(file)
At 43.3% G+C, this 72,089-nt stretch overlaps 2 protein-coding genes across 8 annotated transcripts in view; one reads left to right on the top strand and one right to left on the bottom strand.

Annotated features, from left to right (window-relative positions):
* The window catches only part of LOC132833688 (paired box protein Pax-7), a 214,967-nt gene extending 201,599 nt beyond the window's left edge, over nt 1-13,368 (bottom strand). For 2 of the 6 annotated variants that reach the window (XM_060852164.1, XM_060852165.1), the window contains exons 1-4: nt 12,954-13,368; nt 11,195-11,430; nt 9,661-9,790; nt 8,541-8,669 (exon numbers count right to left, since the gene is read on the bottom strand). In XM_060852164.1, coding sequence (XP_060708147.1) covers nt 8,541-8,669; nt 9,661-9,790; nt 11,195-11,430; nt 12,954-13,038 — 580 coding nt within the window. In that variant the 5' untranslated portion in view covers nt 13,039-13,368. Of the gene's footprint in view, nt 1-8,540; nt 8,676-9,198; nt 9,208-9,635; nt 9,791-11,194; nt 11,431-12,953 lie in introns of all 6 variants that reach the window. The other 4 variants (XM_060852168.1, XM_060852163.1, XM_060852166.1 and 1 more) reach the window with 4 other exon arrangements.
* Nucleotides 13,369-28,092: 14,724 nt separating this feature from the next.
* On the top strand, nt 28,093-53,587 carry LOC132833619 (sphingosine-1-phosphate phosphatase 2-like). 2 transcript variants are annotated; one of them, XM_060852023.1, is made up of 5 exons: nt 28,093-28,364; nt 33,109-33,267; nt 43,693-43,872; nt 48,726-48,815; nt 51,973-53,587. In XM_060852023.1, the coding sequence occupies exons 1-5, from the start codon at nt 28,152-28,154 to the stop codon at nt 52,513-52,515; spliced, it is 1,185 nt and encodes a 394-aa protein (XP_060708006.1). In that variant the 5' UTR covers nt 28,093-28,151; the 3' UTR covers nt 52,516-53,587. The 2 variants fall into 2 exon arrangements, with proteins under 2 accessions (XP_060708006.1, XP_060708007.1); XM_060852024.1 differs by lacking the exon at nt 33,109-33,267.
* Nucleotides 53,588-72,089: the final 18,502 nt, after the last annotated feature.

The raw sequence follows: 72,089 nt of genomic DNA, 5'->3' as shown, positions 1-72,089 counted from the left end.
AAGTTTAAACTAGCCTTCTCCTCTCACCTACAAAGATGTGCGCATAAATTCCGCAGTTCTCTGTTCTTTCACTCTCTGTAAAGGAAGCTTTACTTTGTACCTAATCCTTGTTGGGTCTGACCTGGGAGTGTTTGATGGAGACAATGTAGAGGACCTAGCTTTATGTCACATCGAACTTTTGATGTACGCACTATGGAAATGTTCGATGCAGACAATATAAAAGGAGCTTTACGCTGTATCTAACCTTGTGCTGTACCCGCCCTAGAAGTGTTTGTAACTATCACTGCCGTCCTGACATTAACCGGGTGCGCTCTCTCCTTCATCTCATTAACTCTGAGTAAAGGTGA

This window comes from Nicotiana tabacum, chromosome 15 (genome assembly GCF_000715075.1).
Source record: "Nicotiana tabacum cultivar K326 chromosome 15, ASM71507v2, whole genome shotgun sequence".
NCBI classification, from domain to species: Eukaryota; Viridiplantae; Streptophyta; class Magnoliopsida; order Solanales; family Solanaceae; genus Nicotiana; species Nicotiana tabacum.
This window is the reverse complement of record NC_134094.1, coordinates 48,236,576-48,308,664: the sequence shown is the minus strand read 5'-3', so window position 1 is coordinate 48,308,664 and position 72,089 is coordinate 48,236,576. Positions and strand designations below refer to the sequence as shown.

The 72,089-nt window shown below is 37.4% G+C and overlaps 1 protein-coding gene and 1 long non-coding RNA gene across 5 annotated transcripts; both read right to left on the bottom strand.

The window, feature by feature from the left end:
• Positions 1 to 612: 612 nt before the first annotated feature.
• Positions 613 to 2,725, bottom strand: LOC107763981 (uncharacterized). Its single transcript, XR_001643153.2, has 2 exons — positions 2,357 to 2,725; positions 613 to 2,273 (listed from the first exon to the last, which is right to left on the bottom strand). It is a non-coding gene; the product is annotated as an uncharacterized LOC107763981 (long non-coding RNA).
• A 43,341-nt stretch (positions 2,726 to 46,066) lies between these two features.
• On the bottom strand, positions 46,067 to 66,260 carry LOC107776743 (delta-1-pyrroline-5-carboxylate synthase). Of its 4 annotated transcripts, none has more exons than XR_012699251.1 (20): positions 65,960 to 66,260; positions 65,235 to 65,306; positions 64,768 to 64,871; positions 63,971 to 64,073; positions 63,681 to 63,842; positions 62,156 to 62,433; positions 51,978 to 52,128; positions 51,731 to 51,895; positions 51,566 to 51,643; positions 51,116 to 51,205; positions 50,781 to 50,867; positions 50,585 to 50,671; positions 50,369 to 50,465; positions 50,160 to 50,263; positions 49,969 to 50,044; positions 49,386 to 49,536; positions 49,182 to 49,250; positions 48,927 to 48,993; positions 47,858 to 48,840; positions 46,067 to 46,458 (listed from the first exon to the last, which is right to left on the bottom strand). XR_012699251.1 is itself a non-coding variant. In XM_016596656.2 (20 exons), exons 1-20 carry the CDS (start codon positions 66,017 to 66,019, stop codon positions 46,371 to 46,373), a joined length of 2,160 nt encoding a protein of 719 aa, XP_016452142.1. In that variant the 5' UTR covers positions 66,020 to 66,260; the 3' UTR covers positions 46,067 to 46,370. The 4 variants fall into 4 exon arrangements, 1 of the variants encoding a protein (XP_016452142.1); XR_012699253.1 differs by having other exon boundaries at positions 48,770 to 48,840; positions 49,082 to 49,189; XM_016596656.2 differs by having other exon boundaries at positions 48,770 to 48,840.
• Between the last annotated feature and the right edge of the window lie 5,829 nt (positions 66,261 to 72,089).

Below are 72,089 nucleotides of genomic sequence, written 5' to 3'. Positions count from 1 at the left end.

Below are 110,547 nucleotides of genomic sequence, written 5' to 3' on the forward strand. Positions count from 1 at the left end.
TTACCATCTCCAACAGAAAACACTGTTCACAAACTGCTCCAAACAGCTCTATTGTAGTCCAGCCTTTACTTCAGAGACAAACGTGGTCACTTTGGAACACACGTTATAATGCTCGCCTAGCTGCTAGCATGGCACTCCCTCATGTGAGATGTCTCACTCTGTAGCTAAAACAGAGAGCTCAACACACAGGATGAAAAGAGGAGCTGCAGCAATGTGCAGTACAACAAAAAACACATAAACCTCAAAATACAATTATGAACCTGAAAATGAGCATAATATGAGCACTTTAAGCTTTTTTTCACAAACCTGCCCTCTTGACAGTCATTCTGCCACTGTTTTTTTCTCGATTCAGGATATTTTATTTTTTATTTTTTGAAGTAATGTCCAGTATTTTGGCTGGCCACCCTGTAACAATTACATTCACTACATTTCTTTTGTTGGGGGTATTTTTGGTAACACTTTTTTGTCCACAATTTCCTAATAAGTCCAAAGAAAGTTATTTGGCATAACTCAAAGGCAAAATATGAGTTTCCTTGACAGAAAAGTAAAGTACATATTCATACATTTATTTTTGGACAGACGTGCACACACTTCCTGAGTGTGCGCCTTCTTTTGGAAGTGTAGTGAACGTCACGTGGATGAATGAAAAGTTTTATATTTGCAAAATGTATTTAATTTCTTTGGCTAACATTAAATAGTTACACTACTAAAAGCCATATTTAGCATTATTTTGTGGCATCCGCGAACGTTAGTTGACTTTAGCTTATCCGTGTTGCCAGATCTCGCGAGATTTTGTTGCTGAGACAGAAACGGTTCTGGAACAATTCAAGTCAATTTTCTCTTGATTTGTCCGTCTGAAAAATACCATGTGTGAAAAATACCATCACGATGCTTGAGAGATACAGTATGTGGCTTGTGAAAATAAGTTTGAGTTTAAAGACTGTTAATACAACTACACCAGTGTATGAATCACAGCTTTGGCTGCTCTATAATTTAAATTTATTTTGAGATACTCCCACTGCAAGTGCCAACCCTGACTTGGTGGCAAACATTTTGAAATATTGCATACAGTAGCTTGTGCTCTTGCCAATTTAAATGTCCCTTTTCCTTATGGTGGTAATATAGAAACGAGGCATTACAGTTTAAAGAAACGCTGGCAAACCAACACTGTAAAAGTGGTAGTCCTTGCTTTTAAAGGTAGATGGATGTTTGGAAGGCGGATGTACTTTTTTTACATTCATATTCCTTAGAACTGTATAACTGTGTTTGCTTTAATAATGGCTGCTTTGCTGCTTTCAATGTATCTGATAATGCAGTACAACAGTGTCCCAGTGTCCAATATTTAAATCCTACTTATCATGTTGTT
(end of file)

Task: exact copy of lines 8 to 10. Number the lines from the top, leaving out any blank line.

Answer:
AAGTTTAAACTAGCCTTCTCCTCTCACCTACAAAGATGTGCGCATAAATTCCGCAGTTCTCTGTTCTTTCACTCTCTGTAAAGGAAGCTTTACTTTGTACCTAATCCTTGTTGGGTCTGACCTGGGAGTGTTTGATGGAGACAATGTAGAGGACCTAGCTTTATGTCACATCGAACTTTTGATGTACGCACTATGGAAATGTTCGATGCAGACAATATAAAAGGAGCTTTACGCTGTATCTAACCTTGTGCTGTACCCGCCCTAGAAGTGTTTGTAACTATCACTGCCGTCCTGACATTAACCGGGTGCGCTCTCTCCTTCATCTCATTAACTCTGAGTAAAGGTGA

This window comes from Nicotiana tabacum, chromosome 15 (genome assembly GCF_000715075.1).
Source record: "Nicotiana tabacum cultivar K326 chromosome 15, ASM71507v2, whole genome shotgun sequence".